Janet has poor social skills, which means she interacts with her peers in unhealthy ways. She needs to learn how to consider other people’s feelings and be polite and friendly or she will have a tough time keeping friends.Rejection4th-grader Elaine just started at a new school. She’s finding it hard to adjust and misses her friends from her last school.

Yesterday, she sat at a table of girls, and they told her the seat she sat in was already taken. Today she went over to a group of students who were playing a board game, and they stared at her before getting up and leaving. Elaine is feeling the hurt of being rejected, or turned down by others. She needs support, guidance and increased self-esteem.Learning DisabilitiesBrian is ten years old and is creative, intelligent and great at interacting with peers. The thing is he seems to have trouble getting good grades. When he listens to his teacher explain how to do a math problem, he can sometimes get confused, even when the other students seem to understand it.

When he is reading aloud in class, he might jumble up words or find it hard to concentrate on only one line of text. When he gets home, he forgets some of the instructions for his homework and just does what he remembers was assigned.Brian needs extra academic help because he has a learning disability. Learning disabilities are mental hindrances to academic learning.

Like many students with disabilities, Brian needs an understanding teacher and to be given basic tools that he can use to aid his learning.Attention-Deficit Hyperactivity Disorder8-year-old Rachel was always a hyper child. Her parents believed she would grow out of it, but it seems as if she continues to have trouble sitting still and focusing on one task at a time. Her parents suspect that Rachel may have ADHD, or attention-deficit hyperactivity disorder.

This means she has difficulty concentrating, controlling behavior or remaining calm.It means that when Rachel is in class, she may suddenly feel the urge to get out of her seat and run around a moment. She may kick the chair in front of her, even when she was told not to.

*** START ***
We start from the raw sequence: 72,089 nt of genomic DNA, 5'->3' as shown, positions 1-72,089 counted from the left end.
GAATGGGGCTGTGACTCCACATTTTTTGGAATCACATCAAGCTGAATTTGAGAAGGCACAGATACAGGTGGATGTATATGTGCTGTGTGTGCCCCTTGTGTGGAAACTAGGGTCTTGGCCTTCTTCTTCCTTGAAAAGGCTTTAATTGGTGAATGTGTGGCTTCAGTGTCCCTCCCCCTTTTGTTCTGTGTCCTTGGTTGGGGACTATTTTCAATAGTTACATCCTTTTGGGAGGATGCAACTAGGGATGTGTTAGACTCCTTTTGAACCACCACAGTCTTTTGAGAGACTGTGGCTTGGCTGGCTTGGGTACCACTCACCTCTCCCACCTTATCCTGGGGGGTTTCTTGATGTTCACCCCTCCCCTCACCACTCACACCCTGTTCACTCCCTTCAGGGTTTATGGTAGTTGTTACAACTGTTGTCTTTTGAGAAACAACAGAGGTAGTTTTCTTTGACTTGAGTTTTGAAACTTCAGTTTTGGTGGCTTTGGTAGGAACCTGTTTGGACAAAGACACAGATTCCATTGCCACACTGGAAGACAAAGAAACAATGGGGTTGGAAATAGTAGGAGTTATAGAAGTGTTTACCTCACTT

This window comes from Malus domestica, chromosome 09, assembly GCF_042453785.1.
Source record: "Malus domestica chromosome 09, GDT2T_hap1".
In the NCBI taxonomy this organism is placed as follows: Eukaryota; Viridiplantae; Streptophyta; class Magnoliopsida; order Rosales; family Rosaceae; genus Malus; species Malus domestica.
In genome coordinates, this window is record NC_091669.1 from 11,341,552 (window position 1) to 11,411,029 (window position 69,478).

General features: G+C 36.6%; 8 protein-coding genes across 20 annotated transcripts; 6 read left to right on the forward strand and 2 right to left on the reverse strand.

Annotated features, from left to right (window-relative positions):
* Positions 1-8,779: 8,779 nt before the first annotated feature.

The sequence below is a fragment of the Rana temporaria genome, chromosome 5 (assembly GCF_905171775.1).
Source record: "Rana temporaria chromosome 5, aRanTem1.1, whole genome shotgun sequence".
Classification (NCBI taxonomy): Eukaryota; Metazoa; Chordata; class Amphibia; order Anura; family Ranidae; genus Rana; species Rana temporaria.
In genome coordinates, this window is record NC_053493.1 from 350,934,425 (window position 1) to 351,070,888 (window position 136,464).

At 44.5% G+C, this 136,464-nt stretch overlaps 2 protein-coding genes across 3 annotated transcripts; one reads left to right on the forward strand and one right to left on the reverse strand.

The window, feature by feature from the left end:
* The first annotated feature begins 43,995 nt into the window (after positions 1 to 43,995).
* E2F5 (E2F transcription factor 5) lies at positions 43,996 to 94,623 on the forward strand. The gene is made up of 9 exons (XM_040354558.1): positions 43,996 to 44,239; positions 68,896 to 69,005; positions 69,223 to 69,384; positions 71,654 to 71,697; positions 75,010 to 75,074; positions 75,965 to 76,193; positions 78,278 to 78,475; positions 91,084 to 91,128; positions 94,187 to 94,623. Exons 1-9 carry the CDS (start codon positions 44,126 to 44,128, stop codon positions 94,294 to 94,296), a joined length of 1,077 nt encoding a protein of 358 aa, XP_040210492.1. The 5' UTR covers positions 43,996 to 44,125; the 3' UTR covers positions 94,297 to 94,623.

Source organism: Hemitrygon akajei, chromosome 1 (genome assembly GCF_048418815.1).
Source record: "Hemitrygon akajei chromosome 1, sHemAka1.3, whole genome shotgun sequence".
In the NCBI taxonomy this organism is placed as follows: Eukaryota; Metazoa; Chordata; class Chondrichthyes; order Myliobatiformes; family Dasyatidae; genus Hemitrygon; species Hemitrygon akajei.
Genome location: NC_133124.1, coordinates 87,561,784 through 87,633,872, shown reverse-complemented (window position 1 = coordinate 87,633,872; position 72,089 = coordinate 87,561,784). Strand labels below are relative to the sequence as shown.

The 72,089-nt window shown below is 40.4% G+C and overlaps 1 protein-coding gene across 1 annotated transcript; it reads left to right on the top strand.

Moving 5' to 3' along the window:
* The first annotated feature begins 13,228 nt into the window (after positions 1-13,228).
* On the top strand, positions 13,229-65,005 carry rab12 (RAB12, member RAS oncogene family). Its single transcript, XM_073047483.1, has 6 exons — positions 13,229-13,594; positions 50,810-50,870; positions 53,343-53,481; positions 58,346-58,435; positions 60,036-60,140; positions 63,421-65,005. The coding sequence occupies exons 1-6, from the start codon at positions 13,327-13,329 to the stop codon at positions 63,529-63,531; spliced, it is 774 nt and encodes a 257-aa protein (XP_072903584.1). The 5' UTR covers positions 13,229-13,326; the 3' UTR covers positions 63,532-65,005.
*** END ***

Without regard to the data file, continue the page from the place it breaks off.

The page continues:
When the teacher asks her a question, she may not have an answer because her mind has been drifting off during that lesson. Rachel needs a teacher who can communicate with her counselor and make class adjustments, like limited distractions and praising good behavior.

Lesson Summary

Let’s review. Many adults had their first exposure to difficult emotional issues while they were elementary age. Parental abuse includes physical abuse, emotional or mental abuse, neglect and sexual abuse.

Bullying speaks of one child treating another with repeated aggression and intimidation.Poor social skills means a child has unhealthy ways of interacting with peers. Rejection is when a child feels turned down by others. Learning disabilities include mental hindrances to academic learning, and attention-deficit hyperactivity disorder means that a child has trouble concentrating and sitting still.

Learning Outcomes

When this lesson is over, you should be able to:

  • Explain the connection between many adult issues and childhood difficulties
  • Identify and define several major emotional issues of elementary children
  • Recognize and describe the help that is available